It’s been more than a month since the total lockdown was imposed and while many of us are struggling to get by, some have been hit by the effects of the pandemic even more since it began – especially those who aren’t able to fend for themselves. As the situation continues to worsen, citizens have rallied up to launch the White Flag Movement to help families in need. In light of that, a new red flag has been introduced under the hashtag #KempenKibarBenderaMerah on social media. So, what is it exactly and how is it different from the White Flag?

The Red Flag Movement – a call for help for pets in need

Started by the Malaysia Animal Association, the movement aims to help families who are finding it hard to feed their pets and prevent them from ending up on the streets. The movement also raises awareness on the number of pet surrenders, dumping and abandonment this country has seen. According to the statement released by the association, this is a result of families not being able to care for their fur kids as they themselves have been affected by the weakened economy and the stress of the Covid-19 pandemic. Because of this, their pets are either surrendered or abandoned on the street, at risk of death.

Shelters and rescuers are also experiencing distress

Independent animal shelters and rescuers aren’t having it easier, either. Relying heavily on public donations, the contributions they usually received before the pandemic have been significantly reduced. As people continue to lose jobs or have their salaries cut, it becomes harder and harder for shelters and organizations to sustain themselves. For instance, shelters like A Pets Journal that cares for old and special needs rescues, Meefah Homeless Animal Shelter with about 2,000 dogs, and S.I Home Shelter that houses about 400 cats are surviving month-to-month to feed their animals, pay rent and utility bills as well as acquire medicine for their new and existing pets.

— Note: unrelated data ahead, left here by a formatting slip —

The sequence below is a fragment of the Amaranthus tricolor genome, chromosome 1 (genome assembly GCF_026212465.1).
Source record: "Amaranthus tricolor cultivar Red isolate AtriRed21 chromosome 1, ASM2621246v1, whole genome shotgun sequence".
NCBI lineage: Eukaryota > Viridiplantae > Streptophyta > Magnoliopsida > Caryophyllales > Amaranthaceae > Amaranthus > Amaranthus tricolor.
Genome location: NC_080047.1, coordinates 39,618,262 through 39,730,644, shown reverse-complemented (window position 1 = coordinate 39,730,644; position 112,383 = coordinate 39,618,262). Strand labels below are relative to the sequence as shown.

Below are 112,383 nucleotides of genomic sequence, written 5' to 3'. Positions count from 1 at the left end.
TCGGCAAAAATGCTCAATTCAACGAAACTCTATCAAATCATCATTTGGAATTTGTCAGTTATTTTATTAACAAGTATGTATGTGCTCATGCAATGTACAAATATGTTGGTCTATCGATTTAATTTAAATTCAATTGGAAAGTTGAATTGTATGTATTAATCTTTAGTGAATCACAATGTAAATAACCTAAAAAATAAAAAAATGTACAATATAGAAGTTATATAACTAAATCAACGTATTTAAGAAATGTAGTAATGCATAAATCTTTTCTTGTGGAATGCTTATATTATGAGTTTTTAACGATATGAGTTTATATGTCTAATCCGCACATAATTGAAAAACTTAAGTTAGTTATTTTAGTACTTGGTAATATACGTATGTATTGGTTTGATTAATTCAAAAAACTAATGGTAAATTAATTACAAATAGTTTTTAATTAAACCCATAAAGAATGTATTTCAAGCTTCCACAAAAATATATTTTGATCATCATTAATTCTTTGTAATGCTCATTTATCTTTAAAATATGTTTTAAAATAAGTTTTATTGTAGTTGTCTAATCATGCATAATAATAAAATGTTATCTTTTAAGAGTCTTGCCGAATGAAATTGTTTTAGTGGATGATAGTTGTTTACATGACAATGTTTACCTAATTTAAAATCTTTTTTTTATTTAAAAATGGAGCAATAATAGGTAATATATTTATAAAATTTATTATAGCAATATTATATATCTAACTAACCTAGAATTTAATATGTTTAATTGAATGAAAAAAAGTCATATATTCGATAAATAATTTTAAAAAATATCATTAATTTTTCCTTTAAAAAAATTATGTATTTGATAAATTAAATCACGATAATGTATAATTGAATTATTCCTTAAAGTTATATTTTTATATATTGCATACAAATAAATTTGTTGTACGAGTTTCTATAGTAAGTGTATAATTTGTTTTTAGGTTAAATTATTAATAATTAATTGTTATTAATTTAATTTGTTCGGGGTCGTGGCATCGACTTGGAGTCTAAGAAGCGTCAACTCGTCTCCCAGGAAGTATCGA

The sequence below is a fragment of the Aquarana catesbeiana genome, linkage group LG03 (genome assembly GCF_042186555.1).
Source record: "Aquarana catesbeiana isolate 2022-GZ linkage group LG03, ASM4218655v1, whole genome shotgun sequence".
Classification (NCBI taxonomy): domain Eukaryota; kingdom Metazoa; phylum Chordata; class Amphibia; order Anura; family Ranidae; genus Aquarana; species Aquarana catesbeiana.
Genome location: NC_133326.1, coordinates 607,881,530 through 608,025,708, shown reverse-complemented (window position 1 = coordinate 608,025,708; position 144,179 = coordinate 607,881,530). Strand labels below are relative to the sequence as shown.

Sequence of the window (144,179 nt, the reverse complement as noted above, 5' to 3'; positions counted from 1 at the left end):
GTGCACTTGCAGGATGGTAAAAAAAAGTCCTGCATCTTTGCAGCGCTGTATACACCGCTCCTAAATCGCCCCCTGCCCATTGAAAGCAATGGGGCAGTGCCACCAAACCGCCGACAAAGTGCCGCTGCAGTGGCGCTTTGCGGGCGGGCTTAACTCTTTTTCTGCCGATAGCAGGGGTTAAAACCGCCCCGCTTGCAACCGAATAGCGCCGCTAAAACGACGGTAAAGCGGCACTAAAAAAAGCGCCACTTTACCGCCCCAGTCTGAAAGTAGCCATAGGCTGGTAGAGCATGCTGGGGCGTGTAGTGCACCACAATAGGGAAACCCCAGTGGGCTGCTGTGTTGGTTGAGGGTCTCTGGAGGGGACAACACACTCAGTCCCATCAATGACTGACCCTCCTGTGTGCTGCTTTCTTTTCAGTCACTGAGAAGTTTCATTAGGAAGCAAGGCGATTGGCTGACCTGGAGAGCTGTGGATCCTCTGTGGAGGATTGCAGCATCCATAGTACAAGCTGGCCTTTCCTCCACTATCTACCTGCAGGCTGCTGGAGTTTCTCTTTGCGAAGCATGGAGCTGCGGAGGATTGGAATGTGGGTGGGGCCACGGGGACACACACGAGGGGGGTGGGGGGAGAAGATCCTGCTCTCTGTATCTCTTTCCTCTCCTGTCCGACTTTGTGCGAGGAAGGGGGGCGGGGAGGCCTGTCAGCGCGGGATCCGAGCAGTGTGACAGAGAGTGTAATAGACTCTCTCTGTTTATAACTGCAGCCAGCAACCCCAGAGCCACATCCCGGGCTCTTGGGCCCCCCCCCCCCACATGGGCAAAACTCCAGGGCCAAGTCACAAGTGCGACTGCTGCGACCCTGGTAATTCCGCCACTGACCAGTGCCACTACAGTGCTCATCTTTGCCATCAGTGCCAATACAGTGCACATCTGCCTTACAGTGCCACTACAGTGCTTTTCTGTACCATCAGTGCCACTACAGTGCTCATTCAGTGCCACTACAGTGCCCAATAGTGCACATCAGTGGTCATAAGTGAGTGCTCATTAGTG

Meefah Homeless Animal Shelter
Photography: Meefah Homeless Animal Shelter

Lily Ong, a volunteer at Meefah Homeless Animal Shelter, explains that the rescues are also saddened by the lack of human interaction as the volunteer visits are kept at a minimum now. Not only that, independent rescuers at Voice For Paws are also in need of pet food as they foster rescues themselves and occasionally feed strays around their neighbourhood.

Voice For Paws
Photography: Voice For Paws

What you can do to help

While we’re still under Full and Enhanced Movement Control Order, you can help these shelters and organizations around you through Scoop Cares. Launched last week as a one-stop CSR initiative under our parent company, JWW Consultancy & Technology Sdn Bhd, you’re able to browse a list of organizations that we support, view their needs and donate to those that are close to your heart. Whether it’s funding or essentials such as food, medicine, beds and even old newspapers, any form of donation right now would be extremely beneficial for these organizations.

If you’d like to volunteer during this period, Meefah Homeless Animal Shelter will even provide a letter for you to travel to its shelter in Semenyih, Selangor. However, please do so with caution and discuss with the members of your household before making your decision. Lastly, do keep a lookout and lend a hand to your neighbours who’ve raised their red flags. Check in and support them by supplying pet food if you’re able to – every little bit helps for these beloved four-legged creatures.

To find out more about Scoop Cares, click here.

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